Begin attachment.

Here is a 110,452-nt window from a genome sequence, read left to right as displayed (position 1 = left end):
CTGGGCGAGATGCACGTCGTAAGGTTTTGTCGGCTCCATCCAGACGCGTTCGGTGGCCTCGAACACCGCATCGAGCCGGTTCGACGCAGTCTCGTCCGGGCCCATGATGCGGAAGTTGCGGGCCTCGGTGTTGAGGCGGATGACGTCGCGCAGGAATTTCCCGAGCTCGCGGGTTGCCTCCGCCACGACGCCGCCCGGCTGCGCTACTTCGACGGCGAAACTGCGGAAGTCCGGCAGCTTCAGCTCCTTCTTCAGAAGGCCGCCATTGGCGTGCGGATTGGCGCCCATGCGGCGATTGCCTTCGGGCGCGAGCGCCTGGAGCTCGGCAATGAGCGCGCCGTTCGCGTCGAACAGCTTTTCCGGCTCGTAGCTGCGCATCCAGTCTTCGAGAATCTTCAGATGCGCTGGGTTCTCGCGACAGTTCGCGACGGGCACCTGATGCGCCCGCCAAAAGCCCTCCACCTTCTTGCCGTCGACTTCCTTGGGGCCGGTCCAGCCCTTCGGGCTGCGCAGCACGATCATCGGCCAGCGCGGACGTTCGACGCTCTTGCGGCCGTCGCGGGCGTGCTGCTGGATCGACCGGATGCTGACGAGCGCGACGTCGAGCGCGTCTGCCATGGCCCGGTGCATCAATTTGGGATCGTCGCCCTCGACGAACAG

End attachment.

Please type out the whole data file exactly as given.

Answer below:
Here is a 110,452-nt window from a genome sequence, read left to right as displayed (position 1 = left end):
CTGGGCGAGATGCACGTCGTAAGGTTTTGTCGGCTCCATCCAGACGCGTTCGGTGGCCTCGAACACCGCATCGAGCCGGTTCGACGCAGTCTCGTCCGGGCCCATGATGCGGAAGTTGCGGGCCTCGGTGTTGAGGCGGATGACGTCGCGCAGGAATTTCCCGAGCTCGCGGGTTGCCTCCGCCACGACGCCGCCCGGCTGCGCTACTTCGACGGCGAAACTGCGGAAGTCCGGCAGCTTCAGCTCCTTCTTCAGAAGGCCGCCATTGGCGTGCGGATTGGCGCCCATGCGGCGATTGCCTTCGGGCGCGAGCGCCTGGAGCTCGGCAATGAGCGCGCCGTTCGCGTCGAACAGCTTTTCCGGCTCGTAGCTGCGCATCCAGTCTTCGAGAATCTTCAGATGCGCTGGGTTCTCGCGACAGTTCGCGACGGGCACCTGATGCGCCCGCCAAAAGCCCTCCACCTTCTTGCCGTCGACTTCCTTGGGGCCGGTCCAGCCCTTCGGGCTGCGCAGCACGATCATCGGCCAGCGCGGACGTTCGACGCTCTTGCGGCCGTCGCGGGCGTGCTGCTGGATCGACCGGATGCTGACGAGCGCGACGTCGAGCGCGTCTGCCATGGCCCGGTGCATCAATTTGGGATCGTCGCCCTCGACGAACAG